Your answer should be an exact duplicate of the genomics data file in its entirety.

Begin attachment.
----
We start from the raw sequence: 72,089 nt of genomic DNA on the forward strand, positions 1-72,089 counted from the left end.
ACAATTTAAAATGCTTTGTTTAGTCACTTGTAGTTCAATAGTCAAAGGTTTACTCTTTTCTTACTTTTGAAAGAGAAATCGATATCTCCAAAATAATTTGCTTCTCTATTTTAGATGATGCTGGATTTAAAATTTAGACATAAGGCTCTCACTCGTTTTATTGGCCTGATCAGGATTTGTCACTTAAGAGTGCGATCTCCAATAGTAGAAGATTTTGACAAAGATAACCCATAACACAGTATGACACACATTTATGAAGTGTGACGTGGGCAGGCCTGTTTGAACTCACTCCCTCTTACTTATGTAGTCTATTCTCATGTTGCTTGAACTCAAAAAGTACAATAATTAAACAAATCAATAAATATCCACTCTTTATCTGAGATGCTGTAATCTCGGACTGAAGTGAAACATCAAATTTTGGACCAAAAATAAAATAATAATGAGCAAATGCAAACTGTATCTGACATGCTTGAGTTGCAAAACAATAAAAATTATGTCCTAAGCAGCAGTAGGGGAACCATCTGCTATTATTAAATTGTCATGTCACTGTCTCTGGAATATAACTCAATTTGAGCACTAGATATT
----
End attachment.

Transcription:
We start from the raw sequence: 72,089 nt of genomic DNA on the forward strand, positions 1-72,089 counted from the left end.
ACAATTTAAAATGCTTTGTTTAGTCACTTGTAGTTCAATAGTCAAAGGTTTACTCTTTTCTTACTTTTGAAAGAGAAATCGATATCTCCAAAATAATTTGCTTCTCTATTTTAGATGATGCTGGATTTAAAATTTAGACATAAGGCTCTCACTCGTTTTATTGGCCTGATCAGGATTTGTCACTTAAGAGTGCGATCTCCAATAGTAGAAGATTTTGACAAAGATAACCCATAACACAGTATGACACACATTTATGAAGTGTGACGTGGGCAGGCCTGTTTGAACTCACTCCCTCTTACTTATGTAGTCTATTCTCATGTTGCTTGAACTCAAAAAGTACAATAATTAAACAAATCAATAAATATCCACTCTTTATCTGAGATGCTGTAATCTCGGACTGAAGTGAAACATCAAATTTTGGACCAAAAATAAAATAATAATGAGCAAATGCAAACTGTATCTGACATGCTTGAGTTGCAAAACAATAAAAATTATGTCCTAAGCAGCAGTAGGGGAACCATCTGCTATTATTAAATTGTCATGTCACTGTCTCTGGAATATAACTCAATTTGAGCACTAGATATT